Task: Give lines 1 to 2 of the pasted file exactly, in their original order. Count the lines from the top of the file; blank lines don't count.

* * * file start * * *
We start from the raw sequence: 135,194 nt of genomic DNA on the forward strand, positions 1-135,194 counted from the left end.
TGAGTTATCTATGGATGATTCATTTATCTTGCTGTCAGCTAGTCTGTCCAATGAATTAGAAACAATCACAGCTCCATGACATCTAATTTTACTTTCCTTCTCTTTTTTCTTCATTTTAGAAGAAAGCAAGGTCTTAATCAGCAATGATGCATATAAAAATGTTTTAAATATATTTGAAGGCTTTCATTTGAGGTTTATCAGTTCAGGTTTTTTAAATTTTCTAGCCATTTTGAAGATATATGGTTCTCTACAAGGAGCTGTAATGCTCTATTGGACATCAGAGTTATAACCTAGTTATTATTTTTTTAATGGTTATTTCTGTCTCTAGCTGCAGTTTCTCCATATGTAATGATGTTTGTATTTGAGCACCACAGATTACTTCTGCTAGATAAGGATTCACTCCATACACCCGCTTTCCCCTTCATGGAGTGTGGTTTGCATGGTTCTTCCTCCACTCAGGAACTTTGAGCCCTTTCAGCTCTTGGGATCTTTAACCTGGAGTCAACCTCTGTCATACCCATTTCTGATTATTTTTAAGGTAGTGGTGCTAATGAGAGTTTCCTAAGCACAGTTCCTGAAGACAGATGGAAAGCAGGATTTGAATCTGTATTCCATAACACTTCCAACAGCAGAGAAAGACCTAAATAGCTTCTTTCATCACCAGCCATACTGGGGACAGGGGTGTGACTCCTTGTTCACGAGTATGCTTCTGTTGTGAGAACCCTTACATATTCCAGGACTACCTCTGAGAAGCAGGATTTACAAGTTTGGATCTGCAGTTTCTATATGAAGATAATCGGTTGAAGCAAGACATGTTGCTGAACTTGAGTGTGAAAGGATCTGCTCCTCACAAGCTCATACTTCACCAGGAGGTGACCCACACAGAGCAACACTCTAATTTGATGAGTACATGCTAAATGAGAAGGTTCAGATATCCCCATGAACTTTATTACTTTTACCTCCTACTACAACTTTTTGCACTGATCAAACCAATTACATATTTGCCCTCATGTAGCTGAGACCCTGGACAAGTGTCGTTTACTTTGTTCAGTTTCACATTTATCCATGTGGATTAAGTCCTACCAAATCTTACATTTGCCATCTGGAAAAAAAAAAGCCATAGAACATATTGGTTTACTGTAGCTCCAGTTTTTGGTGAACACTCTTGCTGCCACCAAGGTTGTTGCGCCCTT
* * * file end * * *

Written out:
We start from the raw sequence: 135,194 nt of genomic DNA on the forward strand, positions 1-135,194 counted from the left end.
TGAGTTATCTATGGATGATTCATTTATCTTGCTGTCAGCTAGTCTGTCCAATGAATTAGAAACAATCACAGCTCCATGACATCTAATTTTACTTTCCTTCTCTTTTTTCTTCATTTTAGAAGAAAGCAAGGTCTTAATCAGCAATGATGCATATAAAAATGTTTTAAATATATTTGAAGGCTTTCATTTGAGGTTTATCAGTTCAGGTTTTTTAAATTTTCTAGCCATTTTGAAGATATATGGTTCTCTACAAGGAGCTGTAATGCTCTATTGGACATCAGAGTTATAACCTAGTTATTATTTTTTTAATGGTTATTTCTGTCTCTAGCTGCAGTTTCTCCATATGTAATGATGTTTGTATTTGAGCACCACAGATTACTTCTGCTAGATAAGGATTCACTCCATACACCCGCTTTCCCCTTCATGGAGTGTGGTTTGCATGGTTCTTCCTCCACTCAGGAACTTTGAGCCCTTTCAGCTCTTGGGATCTTTAACCTGGAGTCAACCTCTGTCATACCCATTTCTGATTATTTTTAAGGTAGTGGTGCTAATGAGAGTTTCCTAAGCACAGTTCCTGAAGACAGATGGAAAGCAGGATTTGAATCTGTATTCCATAACACTTCCAACAGCAGAGAAAGACCTAAATAGCTTCTTTCATCACCAGCCATACTGGGGACAGGGGTGTGACTCCTTGTTCACGAGTATGCTTCTGTTGTGAGAACCCTTACATATTCCAGGACTACCTCTGAGAAGCAGGATTTACAAGTTTGGATCTGCAGTTTCTATATGAAGATAATCGGTTGAAGCAAGACATGTTGCTGAACTTGAGTGTGAAAGGATCTGCTCCTCACAAGCTCATACTTCACCAGGAGGTGACCCACACAGAGCAACACTCTAATTTGATGAGTACATGCTAAATGAGAAGGTTCAGATATCCCCATGAACTTTATTACTTTTACCTCCTACTACAACTTTTTGCACTGATCAAACCAATTACATATTTGCCCTCATGTAGCTGAGACCCTGGACAAGTGTCGTTTACTTTGTTCAGTTTCACATTTATCCATGTGGATTAAGTCCTACCAAATCTTACATTTGCCATCTGGAAAAAAAAAAGCCATAGAACATATTGGTTTACTGTAGCTCCAGTTTTTGGTGAACACTCTTGCTGCCACCAAGGTTGTTGCGCCCTT